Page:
How can a networked community could be embedded in the design of authentic learning experiences in math or science?

Part of my ETEC 533 course is to examine networked communities, such as Second Life (as an example of a multipersion world simulation), using resources such as PBS Nova Adventures (which provides the ability to hold virtual field trips), and Western’s Integrated Laboratory Network (which allows students to complete a variety of lab experiments online). What these different systems have in common is that they provide a simulation of a real-life learning experience, accessed through the internet.

One immediate question I have is, do these networked communities have any value?  This question is relevant because before one can decide on the "How" one really needs to engage the "Why" question.

It is hotly debated for example whether Second Life is in fact a useful teaching tool1.  Having explored Second Life myself, it seems to me that with proper preparation (read here a LOT of time) one could construct a number of simulations for this faux-world that students could explore.  One could easily represent socio-dynamics and economics using Second Life, but as for Mathematical applications, I think these might be few and far between, and end up being contrived.  There are a number of science communities formed within the Second Life platform, which from a cursory inspection seem to have educational value.  Our instructor had us run through a tour of an astronomical observatory, and although I’ve seen better simulations of the solar system, the ability to communicate live with other students about the simulation probably makes this a valuable learning experience.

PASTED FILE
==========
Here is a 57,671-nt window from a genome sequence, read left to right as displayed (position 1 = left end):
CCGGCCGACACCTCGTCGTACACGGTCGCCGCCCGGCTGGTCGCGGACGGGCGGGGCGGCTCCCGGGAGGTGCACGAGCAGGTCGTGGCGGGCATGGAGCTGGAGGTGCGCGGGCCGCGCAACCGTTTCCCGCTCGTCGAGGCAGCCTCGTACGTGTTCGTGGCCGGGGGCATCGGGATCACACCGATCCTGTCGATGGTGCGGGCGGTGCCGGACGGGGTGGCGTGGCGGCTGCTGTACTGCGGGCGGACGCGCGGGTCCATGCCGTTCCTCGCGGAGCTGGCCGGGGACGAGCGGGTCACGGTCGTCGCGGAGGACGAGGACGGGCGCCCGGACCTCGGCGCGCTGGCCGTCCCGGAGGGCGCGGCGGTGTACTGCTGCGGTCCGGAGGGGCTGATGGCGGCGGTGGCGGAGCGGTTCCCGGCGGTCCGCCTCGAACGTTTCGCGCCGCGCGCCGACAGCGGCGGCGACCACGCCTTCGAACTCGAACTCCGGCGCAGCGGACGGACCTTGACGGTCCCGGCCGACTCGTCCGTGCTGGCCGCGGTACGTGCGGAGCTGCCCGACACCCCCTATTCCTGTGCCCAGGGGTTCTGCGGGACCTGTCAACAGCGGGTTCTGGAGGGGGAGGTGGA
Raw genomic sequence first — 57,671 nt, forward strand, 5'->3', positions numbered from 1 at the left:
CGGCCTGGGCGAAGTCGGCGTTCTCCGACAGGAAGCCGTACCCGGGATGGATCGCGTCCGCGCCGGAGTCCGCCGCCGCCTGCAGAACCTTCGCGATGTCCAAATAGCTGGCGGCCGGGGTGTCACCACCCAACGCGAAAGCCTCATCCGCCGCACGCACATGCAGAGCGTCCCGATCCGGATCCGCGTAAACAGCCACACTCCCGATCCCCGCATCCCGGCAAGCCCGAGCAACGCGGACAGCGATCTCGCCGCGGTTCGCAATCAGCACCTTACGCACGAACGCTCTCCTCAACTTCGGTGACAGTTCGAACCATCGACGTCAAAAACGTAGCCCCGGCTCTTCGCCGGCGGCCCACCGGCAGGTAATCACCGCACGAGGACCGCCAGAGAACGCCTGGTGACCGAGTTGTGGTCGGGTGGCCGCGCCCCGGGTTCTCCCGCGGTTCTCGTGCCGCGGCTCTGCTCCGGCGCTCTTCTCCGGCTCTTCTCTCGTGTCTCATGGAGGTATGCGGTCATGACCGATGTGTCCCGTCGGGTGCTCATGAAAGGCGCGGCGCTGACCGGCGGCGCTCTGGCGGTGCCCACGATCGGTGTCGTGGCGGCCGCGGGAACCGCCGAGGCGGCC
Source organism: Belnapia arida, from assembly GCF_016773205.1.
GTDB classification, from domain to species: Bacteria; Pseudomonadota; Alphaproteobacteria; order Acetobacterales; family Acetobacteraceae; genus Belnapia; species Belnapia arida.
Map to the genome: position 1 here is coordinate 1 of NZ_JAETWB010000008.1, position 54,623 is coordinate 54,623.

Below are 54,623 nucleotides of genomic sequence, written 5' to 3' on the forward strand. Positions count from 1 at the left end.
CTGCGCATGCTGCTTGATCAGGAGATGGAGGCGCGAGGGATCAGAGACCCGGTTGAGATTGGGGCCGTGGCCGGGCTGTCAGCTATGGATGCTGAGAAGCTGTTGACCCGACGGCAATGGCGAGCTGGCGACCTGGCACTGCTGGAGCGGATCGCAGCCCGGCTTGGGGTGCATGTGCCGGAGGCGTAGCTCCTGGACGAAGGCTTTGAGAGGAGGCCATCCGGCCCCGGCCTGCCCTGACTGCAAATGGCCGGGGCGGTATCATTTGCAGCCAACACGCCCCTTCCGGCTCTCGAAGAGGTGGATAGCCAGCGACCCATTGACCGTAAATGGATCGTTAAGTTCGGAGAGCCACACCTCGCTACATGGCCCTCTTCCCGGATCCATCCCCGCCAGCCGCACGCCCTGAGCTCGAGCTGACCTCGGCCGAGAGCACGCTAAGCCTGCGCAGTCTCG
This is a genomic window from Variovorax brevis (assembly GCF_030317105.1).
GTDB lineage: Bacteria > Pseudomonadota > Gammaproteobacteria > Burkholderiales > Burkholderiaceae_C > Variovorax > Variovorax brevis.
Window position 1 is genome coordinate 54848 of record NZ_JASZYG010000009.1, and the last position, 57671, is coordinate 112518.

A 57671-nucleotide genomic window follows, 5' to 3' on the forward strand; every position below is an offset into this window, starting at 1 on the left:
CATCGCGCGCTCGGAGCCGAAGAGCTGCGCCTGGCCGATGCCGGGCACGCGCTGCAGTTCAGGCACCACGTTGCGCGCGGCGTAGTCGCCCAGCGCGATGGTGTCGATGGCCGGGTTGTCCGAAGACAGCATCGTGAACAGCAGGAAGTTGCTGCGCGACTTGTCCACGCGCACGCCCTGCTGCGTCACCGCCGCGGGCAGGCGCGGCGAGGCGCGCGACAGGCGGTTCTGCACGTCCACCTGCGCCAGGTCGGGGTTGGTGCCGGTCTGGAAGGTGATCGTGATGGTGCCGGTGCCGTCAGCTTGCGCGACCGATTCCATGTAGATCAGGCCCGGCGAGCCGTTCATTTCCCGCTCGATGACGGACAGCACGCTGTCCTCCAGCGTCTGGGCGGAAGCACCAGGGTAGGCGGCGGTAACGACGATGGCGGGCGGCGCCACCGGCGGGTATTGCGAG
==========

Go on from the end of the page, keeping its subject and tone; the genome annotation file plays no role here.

The discussion in class of the Integrated Laboratory Network (ILN) brought up some useful points.  The first point, brought up by Nancy was that the fact that the lab time needed to be booked ahead of time meant she really felt like she had to be prepared.  A number of other students in my class agreed with this point, and it would be interesting to see if this effect would happen in a high school settings since of course the preparation would involving learning.  Another valid point, brought up by Ian, was that the simulation felt more like "following a recipe instead of doing science", suggesting that the experiment wasn’t as valuable as a result.  Another student, Tris, reflected that at his school the design portion of a lab was an extremely important part of the experimental process.  My thought was that the use of this equipment physically would be extremely unlikely at the high school level and that if a student created an experiment which required highly specialized equipment, an ILN might be the only way to do it.

As for the simulated field trips, one of the greatest values I can see here is the ability to "explore" a location which is otherwise inaccessible.  I can imagine a time in the not-too-distance future where students would be able to book time using a highly durable robot, and explore Antarctica or Mars, both of which are places that are either extremely expensive or improbable places to visit.  Already there are excellent video field trips of many places in our world which are highly fascinating and learning rich experiences.  One obvious flaw with a virtual field trip is the lack of a tactile experience.  Without taste, smell and touch, the experience would be sensory deprived.